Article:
Shrubs and trees grafted onto an upright stem are very popular in our gardens. They may have different names – I hear “top-grafted”, “standard”, “dwarf standard”, “tree form” and “dwarf tree” – but most are created in the same way. A shrub or small tree, often with a weeping or rounded habit, is grafted onto the top of a single upright stem (called the rootstock) to create the effect of a miniature tree.
Among the most popular top-grafted shrubs are weeping forms of regular shrubs, like weeping peashrub (Caragana arborescens ‘Pendula’ and ‘Walker’), weeping pussywillow (Salix caprea ‘Kilmarnock’ and ‘Pendula’) and weeping mulberry (Morus alba ‘Pendula’). If they grew on their own roots, these mutated forms would simply creep along the ground, but raised on a trunk, they drip down beautifully and become mini-stars!
Among mini-trees with a rounded top – those with a lollypop look to them – you’ll find dwarf Korean lilac (Syringa meyeri ‘Palibin’), dwarf winged euonymus (Euonymus alata ‘Compacta’) and tree roses (various cultivars of Rosa), but there are many, many more.
There are also top-grafted evergreens of all sizes, colors, and shapes.
These “mini-trees” are certainly cute enough, but do have their flaws, including, in many cases, a tendency to sucker at the base. These suckers (new growths sprouting from the roots or the base of the trunk) will not, of course, be the variety you chose: the growths appear from the rootstock, a variety chosen for its straight trunk, not its weeping or bushy habit.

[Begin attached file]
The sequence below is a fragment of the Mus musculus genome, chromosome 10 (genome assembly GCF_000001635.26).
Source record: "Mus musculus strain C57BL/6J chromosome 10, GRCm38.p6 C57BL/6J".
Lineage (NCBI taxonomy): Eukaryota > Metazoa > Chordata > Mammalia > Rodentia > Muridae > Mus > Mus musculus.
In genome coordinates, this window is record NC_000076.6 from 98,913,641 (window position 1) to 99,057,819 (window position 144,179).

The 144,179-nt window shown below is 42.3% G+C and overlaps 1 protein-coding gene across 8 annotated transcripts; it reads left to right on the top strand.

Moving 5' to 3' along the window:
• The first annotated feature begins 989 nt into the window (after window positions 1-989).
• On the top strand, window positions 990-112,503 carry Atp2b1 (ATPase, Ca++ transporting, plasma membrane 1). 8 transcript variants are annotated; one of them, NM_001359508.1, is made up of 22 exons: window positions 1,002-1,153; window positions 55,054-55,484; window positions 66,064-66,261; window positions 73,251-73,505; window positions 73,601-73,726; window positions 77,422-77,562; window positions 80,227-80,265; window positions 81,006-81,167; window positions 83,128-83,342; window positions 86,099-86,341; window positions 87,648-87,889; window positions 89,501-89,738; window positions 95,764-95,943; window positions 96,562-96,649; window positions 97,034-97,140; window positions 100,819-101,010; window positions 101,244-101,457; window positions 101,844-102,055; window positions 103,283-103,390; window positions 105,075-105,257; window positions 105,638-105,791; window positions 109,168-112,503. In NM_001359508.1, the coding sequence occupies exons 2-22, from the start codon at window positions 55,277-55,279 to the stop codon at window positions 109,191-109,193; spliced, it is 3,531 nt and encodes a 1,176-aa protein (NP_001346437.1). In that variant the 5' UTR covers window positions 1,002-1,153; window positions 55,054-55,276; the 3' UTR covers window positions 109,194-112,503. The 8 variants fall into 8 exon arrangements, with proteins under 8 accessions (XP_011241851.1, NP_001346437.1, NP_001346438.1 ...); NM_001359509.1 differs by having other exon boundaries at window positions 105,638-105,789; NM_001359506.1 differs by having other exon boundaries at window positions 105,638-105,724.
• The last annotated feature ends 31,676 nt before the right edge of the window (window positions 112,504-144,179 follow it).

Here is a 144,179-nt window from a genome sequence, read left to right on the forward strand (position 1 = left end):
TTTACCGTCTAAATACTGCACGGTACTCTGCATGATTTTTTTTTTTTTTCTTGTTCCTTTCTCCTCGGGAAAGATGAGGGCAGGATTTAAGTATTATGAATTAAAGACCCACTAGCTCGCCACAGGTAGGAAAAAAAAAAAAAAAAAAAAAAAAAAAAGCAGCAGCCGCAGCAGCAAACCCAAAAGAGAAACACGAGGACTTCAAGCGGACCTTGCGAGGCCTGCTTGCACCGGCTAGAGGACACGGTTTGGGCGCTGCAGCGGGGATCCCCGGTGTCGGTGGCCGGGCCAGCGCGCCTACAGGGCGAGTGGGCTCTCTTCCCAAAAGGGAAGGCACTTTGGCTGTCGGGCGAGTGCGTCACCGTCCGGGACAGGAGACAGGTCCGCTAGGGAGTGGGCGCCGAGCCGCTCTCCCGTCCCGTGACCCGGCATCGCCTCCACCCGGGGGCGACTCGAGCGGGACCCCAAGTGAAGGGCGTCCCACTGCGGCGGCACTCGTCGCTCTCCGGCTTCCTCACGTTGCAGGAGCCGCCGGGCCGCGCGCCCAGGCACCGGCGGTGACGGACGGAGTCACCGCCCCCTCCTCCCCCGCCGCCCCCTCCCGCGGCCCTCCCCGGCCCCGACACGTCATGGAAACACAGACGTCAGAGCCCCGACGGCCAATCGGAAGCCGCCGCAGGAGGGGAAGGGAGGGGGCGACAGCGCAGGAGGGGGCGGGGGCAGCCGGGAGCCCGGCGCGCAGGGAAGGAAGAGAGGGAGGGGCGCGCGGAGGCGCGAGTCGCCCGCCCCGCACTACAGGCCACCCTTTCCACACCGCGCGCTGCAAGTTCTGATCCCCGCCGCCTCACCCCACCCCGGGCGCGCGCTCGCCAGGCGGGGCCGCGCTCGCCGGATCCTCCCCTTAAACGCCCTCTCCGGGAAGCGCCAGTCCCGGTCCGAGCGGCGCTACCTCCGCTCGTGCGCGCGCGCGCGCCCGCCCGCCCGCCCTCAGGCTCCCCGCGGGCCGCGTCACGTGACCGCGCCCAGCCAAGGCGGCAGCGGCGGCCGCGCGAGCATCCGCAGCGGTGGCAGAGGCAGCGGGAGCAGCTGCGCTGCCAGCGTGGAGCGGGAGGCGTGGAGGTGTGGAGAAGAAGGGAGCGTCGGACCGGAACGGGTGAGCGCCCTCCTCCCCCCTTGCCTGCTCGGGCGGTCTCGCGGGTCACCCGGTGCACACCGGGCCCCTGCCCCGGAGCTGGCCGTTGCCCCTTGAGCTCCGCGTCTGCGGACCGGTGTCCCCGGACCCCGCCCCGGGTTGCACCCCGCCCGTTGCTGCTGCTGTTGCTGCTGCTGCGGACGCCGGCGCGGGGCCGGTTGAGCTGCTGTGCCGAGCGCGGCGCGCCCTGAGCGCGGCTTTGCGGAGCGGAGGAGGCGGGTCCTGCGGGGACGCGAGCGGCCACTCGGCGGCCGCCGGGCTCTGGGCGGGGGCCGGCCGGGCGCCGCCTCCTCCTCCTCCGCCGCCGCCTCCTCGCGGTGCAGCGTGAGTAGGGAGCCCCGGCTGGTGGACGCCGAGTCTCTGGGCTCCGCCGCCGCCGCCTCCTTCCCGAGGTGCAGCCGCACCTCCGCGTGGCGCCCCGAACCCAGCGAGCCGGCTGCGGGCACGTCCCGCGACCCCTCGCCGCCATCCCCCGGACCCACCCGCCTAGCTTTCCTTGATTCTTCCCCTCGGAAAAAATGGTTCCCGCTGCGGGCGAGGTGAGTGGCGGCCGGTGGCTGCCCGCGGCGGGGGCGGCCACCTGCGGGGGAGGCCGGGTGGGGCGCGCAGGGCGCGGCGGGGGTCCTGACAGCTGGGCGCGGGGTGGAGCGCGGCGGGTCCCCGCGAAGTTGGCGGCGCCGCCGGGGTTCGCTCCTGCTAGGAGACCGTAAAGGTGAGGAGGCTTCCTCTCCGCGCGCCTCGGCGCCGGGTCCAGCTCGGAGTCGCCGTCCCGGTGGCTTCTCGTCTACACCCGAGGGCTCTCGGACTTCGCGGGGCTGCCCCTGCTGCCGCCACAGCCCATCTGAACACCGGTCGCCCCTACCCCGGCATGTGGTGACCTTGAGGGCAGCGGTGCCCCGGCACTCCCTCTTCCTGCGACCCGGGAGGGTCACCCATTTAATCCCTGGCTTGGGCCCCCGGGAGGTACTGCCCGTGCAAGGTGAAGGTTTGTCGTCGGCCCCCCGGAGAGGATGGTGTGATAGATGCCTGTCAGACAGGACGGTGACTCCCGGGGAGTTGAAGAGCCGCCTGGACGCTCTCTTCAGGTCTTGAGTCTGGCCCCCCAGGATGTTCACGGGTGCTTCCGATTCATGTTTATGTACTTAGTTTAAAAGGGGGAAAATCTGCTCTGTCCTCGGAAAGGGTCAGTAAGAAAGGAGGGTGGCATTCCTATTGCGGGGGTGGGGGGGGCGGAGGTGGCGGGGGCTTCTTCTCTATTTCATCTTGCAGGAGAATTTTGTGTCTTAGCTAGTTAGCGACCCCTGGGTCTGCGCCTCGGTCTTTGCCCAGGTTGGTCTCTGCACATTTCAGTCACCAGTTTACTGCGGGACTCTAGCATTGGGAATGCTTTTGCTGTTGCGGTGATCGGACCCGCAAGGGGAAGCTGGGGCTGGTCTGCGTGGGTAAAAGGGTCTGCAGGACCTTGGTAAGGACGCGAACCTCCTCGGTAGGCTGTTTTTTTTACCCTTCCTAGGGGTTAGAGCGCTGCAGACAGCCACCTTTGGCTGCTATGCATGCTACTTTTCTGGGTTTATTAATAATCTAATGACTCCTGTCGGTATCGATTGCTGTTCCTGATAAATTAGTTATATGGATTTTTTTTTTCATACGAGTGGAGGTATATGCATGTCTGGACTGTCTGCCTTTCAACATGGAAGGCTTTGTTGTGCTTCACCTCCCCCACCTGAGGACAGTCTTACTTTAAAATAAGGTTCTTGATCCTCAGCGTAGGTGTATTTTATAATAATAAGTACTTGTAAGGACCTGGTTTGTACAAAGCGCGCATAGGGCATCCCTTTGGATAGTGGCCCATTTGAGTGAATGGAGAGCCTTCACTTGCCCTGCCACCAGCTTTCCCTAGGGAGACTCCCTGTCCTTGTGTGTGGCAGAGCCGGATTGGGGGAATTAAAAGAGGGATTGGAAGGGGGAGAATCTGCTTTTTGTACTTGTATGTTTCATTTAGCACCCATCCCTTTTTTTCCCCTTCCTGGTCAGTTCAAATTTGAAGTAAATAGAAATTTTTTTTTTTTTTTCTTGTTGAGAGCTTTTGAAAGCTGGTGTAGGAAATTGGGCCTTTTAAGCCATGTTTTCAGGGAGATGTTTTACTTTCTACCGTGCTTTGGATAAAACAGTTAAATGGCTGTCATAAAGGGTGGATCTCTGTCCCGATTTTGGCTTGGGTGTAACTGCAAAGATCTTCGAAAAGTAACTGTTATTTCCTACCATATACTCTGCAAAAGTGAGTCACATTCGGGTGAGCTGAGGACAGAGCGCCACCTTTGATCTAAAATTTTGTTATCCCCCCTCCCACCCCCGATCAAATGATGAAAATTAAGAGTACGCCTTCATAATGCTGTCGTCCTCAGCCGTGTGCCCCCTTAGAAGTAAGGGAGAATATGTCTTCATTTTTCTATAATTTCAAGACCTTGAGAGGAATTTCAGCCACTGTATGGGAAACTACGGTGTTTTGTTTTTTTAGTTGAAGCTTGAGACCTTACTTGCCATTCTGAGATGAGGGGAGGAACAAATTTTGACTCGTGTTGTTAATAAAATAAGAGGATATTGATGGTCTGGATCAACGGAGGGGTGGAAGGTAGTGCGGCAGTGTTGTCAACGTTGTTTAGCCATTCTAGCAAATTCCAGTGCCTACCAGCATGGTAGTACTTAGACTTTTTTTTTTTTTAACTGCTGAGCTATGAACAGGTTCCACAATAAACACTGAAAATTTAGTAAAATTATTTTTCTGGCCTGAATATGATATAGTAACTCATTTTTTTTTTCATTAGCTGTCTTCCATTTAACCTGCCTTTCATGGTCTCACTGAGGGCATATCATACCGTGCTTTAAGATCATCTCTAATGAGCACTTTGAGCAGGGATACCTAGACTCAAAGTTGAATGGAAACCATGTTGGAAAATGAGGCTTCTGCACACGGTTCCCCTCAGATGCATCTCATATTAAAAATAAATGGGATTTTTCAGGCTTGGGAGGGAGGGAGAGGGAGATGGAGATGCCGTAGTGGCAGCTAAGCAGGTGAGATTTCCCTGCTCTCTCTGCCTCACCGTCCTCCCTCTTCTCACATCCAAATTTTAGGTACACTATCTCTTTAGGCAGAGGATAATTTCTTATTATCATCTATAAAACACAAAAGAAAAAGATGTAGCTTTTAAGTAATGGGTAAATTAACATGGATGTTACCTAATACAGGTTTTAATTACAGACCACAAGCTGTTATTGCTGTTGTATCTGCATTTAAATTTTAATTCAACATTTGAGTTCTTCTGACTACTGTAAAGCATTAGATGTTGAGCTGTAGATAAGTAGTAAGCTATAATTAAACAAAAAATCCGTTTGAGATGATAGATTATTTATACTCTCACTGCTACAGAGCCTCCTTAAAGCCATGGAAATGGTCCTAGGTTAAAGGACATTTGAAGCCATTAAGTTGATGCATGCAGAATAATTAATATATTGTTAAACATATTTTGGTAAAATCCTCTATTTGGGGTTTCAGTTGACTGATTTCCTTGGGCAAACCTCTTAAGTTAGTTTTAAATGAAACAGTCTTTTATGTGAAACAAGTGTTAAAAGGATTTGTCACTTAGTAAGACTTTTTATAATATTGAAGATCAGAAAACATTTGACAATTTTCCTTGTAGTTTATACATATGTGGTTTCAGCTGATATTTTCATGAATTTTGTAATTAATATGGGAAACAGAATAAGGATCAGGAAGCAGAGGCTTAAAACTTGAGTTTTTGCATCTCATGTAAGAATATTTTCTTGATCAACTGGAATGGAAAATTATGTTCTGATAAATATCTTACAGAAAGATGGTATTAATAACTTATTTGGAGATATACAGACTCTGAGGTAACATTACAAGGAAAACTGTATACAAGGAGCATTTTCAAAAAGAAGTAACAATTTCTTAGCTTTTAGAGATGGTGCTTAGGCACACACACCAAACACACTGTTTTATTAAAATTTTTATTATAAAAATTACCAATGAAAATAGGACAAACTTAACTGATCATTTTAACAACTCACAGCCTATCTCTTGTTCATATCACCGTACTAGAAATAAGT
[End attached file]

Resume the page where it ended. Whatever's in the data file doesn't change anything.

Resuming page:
For example, a weeping peashrub is produced by grafting a weeping cultivar (C. arborescens ‘Pendula’ or ‘Walker’) onto the stem of C. arborescens ‘Sutherland’, a cultivar with exceptionally straight stems. If suckers appear at the base of your plant, they therefore will show nothing of the drooping stems of weeping form, but instead the narrow upright branches typical of ‘Sutherland’.
Branches can also appear on the trunk of the weeping tree (if so, they are officially called watersprouts rather than suckers). Since they will be sprouting from below the graft on top of the plant, they too will come from the rootstock, leading to branches that don’t conform to the weeping or dense plant above.
Some top-grafted shrubs are abundant producers of suckers or watersprouts (weeping peashrub and tree roses, for example), others do so only occasionally. Sometimes suckering occurs when the top-graft is dying back for some reason, but other plants will produce suckers or watersprouts even when the top is growing vigorously.
The solution is simple enough: just prune off the unwanted growths! Use pruning shears, cutting as close to the junction point with the grafted tree as possible. If suckers appear from the ground next to the mother plant, you can even remove them with a sharp shovel. There is no particular season for sucker removal: when you see one, just cut if off.
If you fail to remove suckers and watersprouts, they’ll eventually take over and smother your mini-tree (see the photo above), as they are usually faster growing and more dominant than the top-graft. Soon your mini-tree will look nothing like a tree at all. So, if mini-trees are your thing, you may have a bit of pruning to do.